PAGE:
The dominant political party in Karachi, Pakistan’s biggest city and main port, has suspended its public meetings ahead of the May 11 general election after a dozen of its supporters and a candidate were killed in three separate terrorist attacks over the past fortnight.
Friday’s decision by the Muttahida Qaumi Movement (MQM) is the latest sign that Taliban militants are succeeding in their efforts to disrupt an election that will mark the first transfer of power from one democratically elected government to another since Pakistan secured independence in 1947.
The MQM, a liberal party, called for a day of protest on Friday after a bomb fitted to a motorcycle killed six supporters outside one of its offices. Most businesses in Karachi, which has a population of about 21m, were shut, and public transport in parts of the city came to a halt.
“We have closed the MQM’s offices which are being targeted, but our campaign of going to our constituents from door to door is continuing,” said Babar Ghauri, a senior MQM leader. “We have decided to put public gatherings on hold. Right now, there is a major risk of MQM’s gatherings being attacked.”
The secular Awami National party, whose political strongholds include the northern Khyber Pakhtunkhwa province and parts of Karachi, has also put large public gatherings on hold after its leaders were attacked by Taliban bombs and gunmen.
Leaders of the country’s biggest parties, including the Pakistan Muslim League-Nawaz and the Pakistan People’s party, have also curtailed campaigning because of safety fears. But Imran Khan, the former cricket star who founded the Pakistan Tehreek-e-Insaf (Movement for Justice) has mocked them for being afraid and said he will continue to speak at public gatherings.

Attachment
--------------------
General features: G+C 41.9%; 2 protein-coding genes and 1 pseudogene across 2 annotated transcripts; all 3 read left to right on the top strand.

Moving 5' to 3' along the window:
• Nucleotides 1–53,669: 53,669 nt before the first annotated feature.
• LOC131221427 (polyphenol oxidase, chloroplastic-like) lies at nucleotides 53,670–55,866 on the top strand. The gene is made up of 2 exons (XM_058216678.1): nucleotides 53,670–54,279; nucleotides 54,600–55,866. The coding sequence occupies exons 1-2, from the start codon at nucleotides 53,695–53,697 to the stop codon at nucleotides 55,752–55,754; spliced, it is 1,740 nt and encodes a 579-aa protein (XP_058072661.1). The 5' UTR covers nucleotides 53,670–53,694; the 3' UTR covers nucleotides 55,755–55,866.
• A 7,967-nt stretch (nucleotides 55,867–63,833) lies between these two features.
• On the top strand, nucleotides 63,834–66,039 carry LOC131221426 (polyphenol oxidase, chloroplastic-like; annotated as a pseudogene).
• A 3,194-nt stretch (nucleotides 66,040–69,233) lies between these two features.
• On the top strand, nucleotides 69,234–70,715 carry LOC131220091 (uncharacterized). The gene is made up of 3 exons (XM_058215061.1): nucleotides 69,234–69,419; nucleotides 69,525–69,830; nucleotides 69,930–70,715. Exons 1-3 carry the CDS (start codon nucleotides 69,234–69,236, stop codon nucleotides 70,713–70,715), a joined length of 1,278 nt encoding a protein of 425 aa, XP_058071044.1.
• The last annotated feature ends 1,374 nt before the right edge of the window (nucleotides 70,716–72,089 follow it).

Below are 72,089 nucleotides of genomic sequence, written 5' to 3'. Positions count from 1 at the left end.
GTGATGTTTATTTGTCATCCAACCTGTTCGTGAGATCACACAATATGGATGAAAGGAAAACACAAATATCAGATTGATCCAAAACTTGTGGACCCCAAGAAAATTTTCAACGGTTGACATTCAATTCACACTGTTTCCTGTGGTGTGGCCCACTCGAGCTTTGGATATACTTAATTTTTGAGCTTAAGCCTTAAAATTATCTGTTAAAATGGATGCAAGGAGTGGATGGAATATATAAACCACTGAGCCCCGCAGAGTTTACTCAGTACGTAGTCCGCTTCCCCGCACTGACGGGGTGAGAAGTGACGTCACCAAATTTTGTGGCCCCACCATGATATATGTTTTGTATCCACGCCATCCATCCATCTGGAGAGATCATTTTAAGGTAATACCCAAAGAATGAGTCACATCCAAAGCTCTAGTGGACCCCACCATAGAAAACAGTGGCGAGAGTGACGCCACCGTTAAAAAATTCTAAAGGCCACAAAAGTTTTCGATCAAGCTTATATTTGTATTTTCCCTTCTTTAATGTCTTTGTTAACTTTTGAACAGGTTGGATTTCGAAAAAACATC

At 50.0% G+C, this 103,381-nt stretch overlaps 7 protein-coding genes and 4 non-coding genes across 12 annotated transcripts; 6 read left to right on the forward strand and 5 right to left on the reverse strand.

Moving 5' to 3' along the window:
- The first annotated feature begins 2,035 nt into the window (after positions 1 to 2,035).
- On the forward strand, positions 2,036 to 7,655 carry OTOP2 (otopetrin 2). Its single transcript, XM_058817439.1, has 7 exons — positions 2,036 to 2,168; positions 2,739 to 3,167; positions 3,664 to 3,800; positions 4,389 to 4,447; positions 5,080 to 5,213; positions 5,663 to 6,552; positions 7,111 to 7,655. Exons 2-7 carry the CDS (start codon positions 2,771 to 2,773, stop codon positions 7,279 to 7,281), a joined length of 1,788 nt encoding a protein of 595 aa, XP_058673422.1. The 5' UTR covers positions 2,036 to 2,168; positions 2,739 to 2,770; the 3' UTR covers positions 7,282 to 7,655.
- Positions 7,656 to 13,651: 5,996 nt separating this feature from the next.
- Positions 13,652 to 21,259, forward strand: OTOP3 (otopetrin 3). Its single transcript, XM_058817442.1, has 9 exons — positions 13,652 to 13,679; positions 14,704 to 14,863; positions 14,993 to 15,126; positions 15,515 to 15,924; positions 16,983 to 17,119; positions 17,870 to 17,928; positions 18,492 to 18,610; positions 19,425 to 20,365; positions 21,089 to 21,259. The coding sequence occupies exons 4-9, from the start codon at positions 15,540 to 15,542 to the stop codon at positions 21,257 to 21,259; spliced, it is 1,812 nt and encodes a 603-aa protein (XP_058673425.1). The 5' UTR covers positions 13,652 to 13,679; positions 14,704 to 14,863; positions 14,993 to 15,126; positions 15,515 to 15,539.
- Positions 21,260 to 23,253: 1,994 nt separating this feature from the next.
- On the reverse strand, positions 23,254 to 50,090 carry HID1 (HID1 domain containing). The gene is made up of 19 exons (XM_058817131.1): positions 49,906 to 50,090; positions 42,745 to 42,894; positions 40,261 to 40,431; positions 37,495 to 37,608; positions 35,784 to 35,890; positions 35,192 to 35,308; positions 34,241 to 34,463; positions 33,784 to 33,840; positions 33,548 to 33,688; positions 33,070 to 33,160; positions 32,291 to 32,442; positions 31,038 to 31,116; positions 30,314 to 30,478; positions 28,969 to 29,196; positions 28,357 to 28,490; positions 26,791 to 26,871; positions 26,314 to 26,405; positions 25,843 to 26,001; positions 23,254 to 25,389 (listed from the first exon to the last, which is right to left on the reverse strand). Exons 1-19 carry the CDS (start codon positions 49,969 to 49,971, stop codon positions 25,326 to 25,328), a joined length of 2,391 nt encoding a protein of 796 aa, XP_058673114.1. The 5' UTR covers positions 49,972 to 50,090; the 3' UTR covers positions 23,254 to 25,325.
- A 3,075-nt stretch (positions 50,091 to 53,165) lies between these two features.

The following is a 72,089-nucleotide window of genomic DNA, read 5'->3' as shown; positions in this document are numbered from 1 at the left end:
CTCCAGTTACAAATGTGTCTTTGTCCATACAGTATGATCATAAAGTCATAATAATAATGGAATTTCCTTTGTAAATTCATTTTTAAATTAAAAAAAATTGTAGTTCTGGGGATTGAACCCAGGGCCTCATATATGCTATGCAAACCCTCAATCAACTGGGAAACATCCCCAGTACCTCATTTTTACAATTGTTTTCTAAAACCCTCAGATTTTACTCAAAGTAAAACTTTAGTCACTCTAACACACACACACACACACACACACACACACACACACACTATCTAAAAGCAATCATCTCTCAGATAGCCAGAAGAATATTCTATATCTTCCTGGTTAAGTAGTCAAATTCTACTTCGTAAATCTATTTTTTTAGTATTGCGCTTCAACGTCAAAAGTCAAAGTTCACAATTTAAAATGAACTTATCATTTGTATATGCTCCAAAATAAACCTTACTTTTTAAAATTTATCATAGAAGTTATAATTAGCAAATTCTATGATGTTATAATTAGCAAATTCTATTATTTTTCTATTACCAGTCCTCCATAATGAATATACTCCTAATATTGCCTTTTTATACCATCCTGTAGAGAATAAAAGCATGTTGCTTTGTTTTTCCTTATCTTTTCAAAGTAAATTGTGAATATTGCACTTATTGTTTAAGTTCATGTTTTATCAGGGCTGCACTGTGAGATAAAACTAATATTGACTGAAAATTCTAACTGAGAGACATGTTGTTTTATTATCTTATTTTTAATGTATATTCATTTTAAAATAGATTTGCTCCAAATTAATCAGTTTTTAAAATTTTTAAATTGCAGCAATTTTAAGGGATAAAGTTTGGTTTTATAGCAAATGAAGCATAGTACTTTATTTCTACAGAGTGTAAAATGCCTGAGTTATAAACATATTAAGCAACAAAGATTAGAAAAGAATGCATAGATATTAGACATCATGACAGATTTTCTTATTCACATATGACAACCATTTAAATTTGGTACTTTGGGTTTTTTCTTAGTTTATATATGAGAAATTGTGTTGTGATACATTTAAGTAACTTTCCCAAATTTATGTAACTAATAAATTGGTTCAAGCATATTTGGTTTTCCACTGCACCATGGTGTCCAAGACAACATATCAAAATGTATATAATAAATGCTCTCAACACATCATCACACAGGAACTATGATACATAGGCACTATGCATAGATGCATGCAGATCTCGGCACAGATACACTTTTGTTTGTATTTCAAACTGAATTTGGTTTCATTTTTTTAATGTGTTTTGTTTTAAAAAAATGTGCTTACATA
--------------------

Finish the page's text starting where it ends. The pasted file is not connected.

The attacks have damped the hopes of pro-democracy activists, who in March celebrated the completion of the previous government’s five-year term in a country whose 66-year history has been marked by army coups and repeated military interference in politics.
On Thursday, Taliban militants in parts of Pakistan, including Karachi, distributed pamphlets urging the public to stay away from the elections. Ehsanullah Ehsan, a spokesman for Tehreek-e-Taliban Pakistan, the main umbrella organisation of the Taliban, was quoted by Dawn newspaper saying democracy was “un-Islamic” and the work of secular forces in Pakistan.
On the same day, however, the Pakistan Ulema Council, an umbrella group of Islamic scholars from different schools of thought, issued a 40-page fatwa telling Pakistanis it was their duty to vote. Tahir Ashrafi, who heads the council, said the fatwa “supports elections so that well-meaning people can go as public representatives to the parliament and reform Pakistan”.
He added: “We believe no one has the right to use force in place of the public’s right to freely choose their own future.”
Karachi has long been plagued by violence among political gangs and religious sects, but the city’s inhabitants say the situation has worsened.
“We have seen between four and five thousand people killed violently in Karachi in the past five years,” said Jameel Yusuf, a Karachi businessman and former head of a liaison committee between residents and police. “What you need now is to have elections so that a new representative government is put in place. Then there must be very decisive steps to tackle the situation.”
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